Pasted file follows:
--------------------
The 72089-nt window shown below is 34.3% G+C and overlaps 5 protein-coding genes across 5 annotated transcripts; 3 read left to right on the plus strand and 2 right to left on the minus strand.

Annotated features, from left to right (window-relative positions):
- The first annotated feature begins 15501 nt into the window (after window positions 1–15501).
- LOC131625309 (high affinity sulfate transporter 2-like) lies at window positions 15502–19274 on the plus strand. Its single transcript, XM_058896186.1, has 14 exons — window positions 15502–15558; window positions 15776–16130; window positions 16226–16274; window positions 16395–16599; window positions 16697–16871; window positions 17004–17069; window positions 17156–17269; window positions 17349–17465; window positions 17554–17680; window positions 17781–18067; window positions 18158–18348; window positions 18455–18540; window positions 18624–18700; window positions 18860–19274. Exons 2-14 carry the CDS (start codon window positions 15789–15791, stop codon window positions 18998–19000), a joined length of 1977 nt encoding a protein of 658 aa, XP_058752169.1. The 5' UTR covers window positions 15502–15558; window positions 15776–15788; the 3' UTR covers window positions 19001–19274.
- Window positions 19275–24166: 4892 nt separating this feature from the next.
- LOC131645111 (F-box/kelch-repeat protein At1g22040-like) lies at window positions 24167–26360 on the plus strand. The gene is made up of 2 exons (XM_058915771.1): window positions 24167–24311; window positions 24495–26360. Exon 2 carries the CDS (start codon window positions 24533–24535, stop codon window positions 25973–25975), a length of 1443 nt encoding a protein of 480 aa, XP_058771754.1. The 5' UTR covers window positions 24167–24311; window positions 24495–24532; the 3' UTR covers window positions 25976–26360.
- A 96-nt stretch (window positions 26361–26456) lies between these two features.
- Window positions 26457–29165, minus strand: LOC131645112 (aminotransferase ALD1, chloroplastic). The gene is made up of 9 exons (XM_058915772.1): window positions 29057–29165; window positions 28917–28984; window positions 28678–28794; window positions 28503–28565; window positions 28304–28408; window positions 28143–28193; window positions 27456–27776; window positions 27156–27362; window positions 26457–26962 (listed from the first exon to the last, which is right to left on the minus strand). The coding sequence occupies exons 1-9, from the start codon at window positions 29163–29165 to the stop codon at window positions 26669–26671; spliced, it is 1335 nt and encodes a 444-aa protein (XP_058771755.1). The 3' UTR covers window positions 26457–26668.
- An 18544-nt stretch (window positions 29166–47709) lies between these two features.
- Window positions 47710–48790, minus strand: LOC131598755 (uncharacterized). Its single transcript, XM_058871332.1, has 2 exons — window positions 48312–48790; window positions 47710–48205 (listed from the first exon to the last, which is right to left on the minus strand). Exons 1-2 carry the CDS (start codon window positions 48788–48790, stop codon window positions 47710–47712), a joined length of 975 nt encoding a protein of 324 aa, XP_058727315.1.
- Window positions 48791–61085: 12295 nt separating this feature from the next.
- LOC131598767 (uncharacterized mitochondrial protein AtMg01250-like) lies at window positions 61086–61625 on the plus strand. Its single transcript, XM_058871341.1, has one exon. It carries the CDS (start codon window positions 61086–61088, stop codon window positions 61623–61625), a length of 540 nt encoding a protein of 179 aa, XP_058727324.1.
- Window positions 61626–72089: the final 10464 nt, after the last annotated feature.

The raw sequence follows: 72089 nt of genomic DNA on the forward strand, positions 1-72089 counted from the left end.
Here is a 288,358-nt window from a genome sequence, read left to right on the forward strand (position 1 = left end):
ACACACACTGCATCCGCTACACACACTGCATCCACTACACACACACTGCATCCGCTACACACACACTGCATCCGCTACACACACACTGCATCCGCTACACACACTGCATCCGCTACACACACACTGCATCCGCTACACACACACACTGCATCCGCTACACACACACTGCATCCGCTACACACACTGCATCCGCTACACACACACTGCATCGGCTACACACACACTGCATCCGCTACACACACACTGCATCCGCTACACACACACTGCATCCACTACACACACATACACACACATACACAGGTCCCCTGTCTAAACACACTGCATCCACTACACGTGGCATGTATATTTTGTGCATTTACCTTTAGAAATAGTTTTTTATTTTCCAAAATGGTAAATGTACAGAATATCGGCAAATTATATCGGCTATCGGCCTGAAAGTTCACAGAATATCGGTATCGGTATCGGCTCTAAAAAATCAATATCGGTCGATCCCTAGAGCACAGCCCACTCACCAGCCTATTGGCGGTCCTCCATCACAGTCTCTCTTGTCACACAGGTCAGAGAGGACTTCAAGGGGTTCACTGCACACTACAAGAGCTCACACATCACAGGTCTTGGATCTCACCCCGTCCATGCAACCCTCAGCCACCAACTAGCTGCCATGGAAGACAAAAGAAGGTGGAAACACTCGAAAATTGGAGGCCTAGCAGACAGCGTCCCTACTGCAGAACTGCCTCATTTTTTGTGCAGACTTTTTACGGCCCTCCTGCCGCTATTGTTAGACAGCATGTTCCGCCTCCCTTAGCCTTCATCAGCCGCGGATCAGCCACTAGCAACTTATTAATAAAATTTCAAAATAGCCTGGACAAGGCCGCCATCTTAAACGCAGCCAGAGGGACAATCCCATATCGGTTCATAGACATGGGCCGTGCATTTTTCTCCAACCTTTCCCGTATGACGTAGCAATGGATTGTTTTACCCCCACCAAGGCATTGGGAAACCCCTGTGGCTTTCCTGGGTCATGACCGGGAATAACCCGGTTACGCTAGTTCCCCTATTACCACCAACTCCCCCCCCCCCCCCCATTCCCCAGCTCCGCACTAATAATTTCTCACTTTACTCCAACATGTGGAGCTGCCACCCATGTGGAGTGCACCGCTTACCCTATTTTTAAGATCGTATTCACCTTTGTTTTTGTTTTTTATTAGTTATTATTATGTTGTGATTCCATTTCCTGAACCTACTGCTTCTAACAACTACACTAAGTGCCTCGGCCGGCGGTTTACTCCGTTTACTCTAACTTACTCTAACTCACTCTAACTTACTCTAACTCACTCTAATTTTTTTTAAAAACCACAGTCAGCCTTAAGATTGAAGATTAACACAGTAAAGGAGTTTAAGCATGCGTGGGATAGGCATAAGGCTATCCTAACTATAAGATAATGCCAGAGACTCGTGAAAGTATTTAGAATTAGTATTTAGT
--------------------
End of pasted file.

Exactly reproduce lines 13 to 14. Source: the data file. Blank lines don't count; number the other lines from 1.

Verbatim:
- Window positions 61626–72089: the final 10464 nt, after the last annotated feature.

The raw sequence follows: 72089 nt of genomic DNA on the forward strand, positions 1-72089 counted from the left end.